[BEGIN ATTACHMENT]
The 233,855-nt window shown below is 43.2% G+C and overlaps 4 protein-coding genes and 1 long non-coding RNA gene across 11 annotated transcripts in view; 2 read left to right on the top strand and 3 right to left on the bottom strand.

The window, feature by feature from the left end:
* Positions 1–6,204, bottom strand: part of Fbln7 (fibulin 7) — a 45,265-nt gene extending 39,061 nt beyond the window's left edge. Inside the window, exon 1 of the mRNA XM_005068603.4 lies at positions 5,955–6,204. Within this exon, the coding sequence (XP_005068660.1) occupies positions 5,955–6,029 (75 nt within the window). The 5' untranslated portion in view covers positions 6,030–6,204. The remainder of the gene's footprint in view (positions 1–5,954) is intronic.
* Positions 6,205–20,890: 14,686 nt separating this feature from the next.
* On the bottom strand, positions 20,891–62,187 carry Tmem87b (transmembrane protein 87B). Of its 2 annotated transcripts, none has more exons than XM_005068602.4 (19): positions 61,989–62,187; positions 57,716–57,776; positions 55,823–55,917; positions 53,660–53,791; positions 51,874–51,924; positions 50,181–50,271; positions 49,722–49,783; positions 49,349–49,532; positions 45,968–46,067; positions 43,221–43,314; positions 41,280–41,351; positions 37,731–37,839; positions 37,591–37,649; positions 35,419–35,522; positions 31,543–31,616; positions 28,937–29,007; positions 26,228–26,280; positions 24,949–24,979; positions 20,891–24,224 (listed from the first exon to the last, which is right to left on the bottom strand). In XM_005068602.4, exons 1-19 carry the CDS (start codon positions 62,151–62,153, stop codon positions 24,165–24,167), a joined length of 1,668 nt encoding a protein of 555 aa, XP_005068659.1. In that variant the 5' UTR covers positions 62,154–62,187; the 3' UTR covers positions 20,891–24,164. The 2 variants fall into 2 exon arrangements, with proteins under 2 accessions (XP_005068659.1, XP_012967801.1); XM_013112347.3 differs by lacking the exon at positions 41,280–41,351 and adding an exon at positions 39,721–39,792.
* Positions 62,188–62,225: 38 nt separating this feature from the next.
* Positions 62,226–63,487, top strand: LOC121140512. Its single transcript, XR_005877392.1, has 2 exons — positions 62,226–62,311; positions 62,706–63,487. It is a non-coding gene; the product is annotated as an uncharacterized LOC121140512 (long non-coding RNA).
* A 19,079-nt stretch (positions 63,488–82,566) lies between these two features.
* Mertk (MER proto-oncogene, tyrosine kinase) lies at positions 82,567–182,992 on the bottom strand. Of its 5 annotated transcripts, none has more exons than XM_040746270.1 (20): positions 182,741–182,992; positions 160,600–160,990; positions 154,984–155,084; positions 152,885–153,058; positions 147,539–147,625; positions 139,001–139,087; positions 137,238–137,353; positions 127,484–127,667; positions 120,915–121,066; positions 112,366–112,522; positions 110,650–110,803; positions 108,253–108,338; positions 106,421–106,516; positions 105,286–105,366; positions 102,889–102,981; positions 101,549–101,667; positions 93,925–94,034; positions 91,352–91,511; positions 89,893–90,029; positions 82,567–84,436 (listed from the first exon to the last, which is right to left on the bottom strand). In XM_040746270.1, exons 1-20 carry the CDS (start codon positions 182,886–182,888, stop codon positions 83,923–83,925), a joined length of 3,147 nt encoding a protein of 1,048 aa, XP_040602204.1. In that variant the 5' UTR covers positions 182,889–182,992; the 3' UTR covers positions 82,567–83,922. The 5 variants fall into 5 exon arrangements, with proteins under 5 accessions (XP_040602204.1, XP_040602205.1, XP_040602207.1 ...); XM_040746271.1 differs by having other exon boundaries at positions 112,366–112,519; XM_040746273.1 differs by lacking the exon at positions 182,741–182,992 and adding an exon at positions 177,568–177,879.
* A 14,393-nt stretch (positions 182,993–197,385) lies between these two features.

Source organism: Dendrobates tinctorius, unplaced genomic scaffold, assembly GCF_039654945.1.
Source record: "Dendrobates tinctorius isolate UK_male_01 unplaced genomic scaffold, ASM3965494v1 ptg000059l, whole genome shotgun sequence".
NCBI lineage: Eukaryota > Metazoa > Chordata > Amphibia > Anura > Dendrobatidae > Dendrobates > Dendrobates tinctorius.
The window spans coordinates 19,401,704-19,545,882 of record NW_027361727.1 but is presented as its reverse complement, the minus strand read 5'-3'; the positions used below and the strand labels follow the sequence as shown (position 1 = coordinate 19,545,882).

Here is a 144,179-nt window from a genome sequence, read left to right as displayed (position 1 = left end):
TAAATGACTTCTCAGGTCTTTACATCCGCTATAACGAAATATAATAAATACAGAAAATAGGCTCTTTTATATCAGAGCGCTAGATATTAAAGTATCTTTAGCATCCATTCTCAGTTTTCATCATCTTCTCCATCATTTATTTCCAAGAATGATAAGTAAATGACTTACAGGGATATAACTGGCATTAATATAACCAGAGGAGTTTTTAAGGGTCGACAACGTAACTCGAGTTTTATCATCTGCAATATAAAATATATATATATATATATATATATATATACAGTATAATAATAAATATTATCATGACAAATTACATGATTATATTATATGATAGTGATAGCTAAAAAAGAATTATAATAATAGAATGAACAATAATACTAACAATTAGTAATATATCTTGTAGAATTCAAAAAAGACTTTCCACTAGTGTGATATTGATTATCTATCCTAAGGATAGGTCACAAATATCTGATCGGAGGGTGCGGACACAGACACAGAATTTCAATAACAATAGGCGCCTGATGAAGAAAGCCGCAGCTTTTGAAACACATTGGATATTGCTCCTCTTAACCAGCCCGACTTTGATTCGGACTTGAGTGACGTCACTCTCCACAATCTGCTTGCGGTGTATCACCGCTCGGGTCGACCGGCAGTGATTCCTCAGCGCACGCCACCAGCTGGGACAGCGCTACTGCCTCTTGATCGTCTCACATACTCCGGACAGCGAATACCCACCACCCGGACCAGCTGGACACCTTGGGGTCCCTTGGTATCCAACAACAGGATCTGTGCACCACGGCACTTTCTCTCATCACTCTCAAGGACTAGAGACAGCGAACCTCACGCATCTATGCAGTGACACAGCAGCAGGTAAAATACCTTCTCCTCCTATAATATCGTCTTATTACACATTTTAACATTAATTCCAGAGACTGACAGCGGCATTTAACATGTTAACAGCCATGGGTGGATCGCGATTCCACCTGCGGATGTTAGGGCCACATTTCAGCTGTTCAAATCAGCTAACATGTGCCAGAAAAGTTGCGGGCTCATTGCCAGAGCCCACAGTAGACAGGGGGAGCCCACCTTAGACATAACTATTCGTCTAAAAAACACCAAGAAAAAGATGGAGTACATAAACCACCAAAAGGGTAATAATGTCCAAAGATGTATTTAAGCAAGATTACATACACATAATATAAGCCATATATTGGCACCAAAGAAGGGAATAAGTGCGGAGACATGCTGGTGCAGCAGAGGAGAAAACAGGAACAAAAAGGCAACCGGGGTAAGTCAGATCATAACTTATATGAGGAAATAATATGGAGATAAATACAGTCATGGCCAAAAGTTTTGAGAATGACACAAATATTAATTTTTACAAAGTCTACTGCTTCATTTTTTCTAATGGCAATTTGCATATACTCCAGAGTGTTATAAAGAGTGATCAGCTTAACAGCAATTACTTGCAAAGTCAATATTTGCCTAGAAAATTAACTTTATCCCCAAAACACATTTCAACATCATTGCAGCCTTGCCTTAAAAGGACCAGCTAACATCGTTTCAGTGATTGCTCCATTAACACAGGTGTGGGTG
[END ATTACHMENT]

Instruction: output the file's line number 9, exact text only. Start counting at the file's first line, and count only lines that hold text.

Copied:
* Mertk (MER proto-oncogene, tyrosine kinase) lies at positions 82,567–182,992 on the bottom strand. Of its 5 annotated transcripts, none has more exons than XM_040746270.1 (20): positions 182,741–182,992; positions 160,600–160,990; positions 154,984–155,084; positions 152,885–153,058; positions 147,539–147,625; positions 139,001–139,087; positions 137,238–137,353; positions 127,484–127,667; positions 120,915–121,066; positions 112,366–112,522; positions 110,650–110,803; positions 108,253–108,338; positions 106,421–106,516; positions 105,286–105,366; positions 102,889–102,981; positions 101,549–101,667; positions 93,925–94,034; positions 91,352–91,511; positions 89,893–90,029; positions 82,567–84,436 (listed from the first exon to the last, which is right to left on the bottom strand). In XM_040746270.1, exons 1-20 carry the CDS (start codon positions 182,886–182,888, stop codon positions 83,923–83,925), a joined length of 3,147 nt encoding a protein of 1,048 aa, XP_040602204.1. In that variant the 5' UTR covers positions 182,889–182,992; the 3' UTR covers positions 82,567–83,922. The 5 variants fall into 5 exon arrangements, with proteins under 5 accessions (XP_040602204.1, XP_040602205.1, XP_040602207.1 ...); XM_040746271.1 differs by having other exon boundaries at positions 112,366–112,519; XM_040746273.1 differs by lacking the exon at positions 182,741–182,992 and adding an exon at positions 177,568–177,879.